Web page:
Photo credit: Mark Dixon via Flickr under CC 2.0License.

Elites Against Western Civilization

The intellectual class across the West—encompassing its universities, media, and arts—is striving to dismantle the values that paced its ascendancy. Europe, the source of Western civilization, now faces a campaign, in academia and elite media, to replace its cultural and religious traditions with what one author describes as a “multicultural and post-racial republic” supportive of separate identities. “The European ‘we’ does not exist,” writes French philosopher Pierre Manent, assessing the damage. “European culture is in hiding, disappearing, without a soul.”

The increasingly “woke” values of the educated upper classes reflect, as Alvin Toffler predicted almost half a century ago, the inevitable consequence of mass affluence, corporate concentration, and the shift to a service economy. The new elite, Toffler foresaw, would abandon traditional bourgeois values of hard work and family for “more aesthetic goals, self-fulfillment as well as unbridled hedonism.” Affluence, he observed, “serves as a base from which men begin to strive for post economic goals.” Read more

Judenrein Europe

For millennia Europe was the center of diaspora life but as Jews continue fleeing the continent, by the end of this century all that’s left will be a Jewish graveyard

Some people go their whole lives without seeing a ghost; me, I see them all the time.
– Detective Bernie Gunther in Phillip Kerr’s Greeks Bearing Gifts

Last month the German commissioner for “Jewish Life in Germany and the Fight Against Antisemitism” used his impressively titled office to advise German Jews against wearing kipahs in public. The commissioner’s response to a surge of anti-Semitic violence in his country was a sheepish acknowledgment that Germany is once again a dangerous country for Jews. And as Germany goes, so goes Europe. For millennia, following the destruction of the Second Temple and the beginning of the diaspora, Europe was home to the majority of the world’s Jews. That chapter of history is over. The continent is fast becoming a land of Jewish ghost towns and graveyards where the few remaining Jews must either accept an embattled existence or else are preparing to leave. Read more

Why Social Justice is Killing Synagogues and Churches

“If it turns out that there is a God … the worst that you can say about him is that basically he’s an underachiever.” —Woody Allen

If you go into a Reform or Conservative temple, it’s likely that you will notice two things: The congregation is becoming smaller and older. Across the United States and Europe, Jewish congregations are aging at a rapid rate, a phenomenon increasingly common for mainstream religions across the high-income world.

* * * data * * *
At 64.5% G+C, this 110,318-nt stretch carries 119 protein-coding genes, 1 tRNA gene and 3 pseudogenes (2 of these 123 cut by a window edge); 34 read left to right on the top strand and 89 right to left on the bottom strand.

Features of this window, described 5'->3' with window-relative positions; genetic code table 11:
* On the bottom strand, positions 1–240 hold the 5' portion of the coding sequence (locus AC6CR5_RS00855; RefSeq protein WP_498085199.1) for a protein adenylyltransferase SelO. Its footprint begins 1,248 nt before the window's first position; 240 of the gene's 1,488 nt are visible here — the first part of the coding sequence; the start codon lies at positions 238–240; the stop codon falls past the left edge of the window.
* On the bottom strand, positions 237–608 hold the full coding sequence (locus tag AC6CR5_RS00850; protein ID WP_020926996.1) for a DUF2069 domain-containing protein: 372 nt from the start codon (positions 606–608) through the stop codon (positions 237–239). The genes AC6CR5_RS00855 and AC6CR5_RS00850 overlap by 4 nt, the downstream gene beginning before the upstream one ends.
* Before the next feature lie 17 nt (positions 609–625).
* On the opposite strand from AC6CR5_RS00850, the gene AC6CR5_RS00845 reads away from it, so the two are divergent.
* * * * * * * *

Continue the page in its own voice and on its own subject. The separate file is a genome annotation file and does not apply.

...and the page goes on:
Overall, the American Jewish population—unlike that of demographically robust Israel—is on the decline, with a loss of 300,000 members over the past decade, a number expected to drop further by 2050. The median age of members of Reform congregations is 54, and only 17 percent of members say they attend religious services even once a month. Four-fifths of the movement’s youth are gone by the time they graduate high school. The conservative movement is, if anything, in even worse shape: At its height, in 1965, the Conservative movement had 800 affiliated synagogues throughout the United States and Canada; by 2015 that number had fallen to 594.

But Jews, and their religious institutions, should not feel singled out. The share of Americans who belong to the Catholic Church has declined from 24 percent in 2007 to 21 percent in 2014, a more rapid decline according to Pew, then any other religious organization in memory. There are 6.5 former Catholics in the U.S. for every new convert to the faith, not a number suggesting a very sunny future. Read more

Middle East Cities Should Look Forward—and Back

The Middle East may well be the birthplace of cities, and maybe capitalism itself, but for the most part, it continues to lag in developing a modern, workable urbanism. Yes, the region has produced high-tech hubs (e.g., Tel Aviv) and postmodern cities (e.g., Dubai), which can be regarded as rising international business centers, but it’s also home to megacities afflicted by mismanagement, poor planning, and some of the world’s highest unemployment rates. In some countries, like Saudi Arabia, and many of the Gulf States, there is also a chronic shortage of homegrown labor willing to work.

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Is the End Near for Religion?

This article first appeared at The Orange County Register.

“At the heart of every civilization, religious values are asserted.”
— Fernand Braudel

Even at this season that should be about spiritual re-awakening, it is hard to deny that we live in an increasingly post-religious civilization. Virtually everywhere in the high-income world, faith, particularly tied close to institutionalized religion, has been dropping for a decade, and the trend is accelerating with each new generation. Read more